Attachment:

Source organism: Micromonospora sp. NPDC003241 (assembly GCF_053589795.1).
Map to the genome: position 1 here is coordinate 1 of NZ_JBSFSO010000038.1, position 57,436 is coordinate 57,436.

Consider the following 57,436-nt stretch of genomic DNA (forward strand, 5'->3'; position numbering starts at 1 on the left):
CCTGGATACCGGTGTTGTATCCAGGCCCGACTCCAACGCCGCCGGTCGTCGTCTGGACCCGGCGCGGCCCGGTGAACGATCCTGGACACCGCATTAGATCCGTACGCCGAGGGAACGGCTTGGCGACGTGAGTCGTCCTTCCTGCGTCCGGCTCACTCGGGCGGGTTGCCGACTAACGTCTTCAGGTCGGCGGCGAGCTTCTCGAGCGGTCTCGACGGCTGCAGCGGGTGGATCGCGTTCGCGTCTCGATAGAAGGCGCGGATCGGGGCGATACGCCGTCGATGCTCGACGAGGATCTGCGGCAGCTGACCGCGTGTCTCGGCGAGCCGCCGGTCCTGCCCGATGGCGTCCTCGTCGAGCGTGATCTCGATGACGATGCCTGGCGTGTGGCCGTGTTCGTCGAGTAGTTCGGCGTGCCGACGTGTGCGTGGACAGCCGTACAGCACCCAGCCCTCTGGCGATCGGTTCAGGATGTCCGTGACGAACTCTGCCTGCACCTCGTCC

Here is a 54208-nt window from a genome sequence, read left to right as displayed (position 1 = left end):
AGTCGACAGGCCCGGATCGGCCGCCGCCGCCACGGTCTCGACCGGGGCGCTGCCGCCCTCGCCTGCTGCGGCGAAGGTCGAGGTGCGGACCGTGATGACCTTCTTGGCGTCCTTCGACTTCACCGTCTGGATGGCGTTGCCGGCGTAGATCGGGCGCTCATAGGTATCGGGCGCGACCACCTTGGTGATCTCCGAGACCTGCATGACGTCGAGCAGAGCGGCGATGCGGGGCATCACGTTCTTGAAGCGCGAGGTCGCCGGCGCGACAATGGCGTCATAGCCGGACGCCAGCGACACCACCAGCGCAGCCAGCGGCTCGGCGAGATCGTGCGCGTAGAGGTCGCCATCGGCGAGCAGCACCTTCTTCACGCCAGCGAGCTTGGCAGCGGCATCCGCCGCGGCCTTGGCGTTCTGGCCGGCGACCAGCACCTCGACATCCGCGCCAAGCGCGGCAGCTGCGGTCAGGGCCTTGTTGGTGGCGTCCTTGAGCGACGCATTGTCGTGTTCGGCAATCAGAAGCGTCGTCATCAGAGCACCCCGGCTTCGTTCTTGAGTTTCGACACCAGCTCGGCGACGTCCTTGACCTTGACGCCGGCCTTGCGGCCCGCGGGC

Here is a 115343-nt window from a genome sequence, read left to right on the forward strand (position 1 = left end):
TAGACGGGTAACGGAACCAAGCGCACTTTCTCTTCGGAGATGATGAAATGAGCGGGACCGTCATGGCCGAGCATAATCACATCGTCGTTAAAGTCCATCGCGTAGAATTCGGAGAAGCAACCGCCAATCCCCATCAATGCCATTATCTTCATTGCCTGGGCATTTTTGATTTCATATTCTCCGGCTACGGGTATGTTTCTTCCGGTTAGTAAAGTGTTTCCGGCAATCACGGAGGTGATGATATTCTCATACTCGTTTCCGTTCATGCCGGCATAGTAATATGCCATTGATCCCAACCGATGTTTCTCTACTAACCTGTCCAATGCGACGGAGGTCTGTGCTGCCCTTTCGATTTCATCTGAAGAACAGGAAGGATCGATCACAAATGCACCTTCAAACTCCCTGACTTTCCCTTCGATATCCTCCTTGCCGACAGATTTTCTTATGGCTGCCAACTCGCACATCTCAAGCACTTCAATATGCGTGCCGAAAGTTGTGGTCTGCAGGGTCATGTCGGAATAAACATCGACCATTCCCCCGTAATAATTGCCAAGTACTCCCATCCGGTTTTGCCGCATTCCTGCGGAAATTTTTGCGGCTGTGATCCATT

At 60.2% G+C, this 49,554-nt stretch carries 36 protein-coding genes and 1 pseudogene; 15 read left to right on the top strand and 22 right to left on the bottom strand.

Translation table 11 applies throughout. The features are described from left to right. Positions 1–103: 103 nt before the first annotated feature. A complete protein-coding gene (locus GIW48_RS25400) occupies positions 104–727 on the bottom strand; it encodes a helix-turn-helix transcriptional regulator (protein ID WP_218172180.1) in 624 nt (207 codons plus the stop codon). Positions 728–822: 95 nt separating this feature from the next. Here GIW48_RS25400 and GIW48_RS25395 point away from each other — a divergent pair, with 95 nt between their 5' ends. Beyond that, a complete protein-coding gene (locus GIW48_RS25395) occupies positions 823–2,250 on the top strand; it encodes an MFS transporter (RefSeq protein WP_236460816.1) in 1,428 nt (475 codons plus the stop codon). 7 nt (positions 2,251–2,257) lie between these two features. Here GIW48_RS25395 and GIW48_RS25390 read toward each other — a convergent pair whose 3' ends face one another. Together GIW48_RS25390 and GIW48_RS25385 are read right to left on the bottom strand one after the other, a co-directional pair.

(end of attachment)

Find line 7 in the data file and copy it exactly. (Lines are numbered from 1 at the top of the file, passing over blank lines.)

Here is a 115343-nt window from a genome sequence, read left to right on the forward strand (position 1 = left end):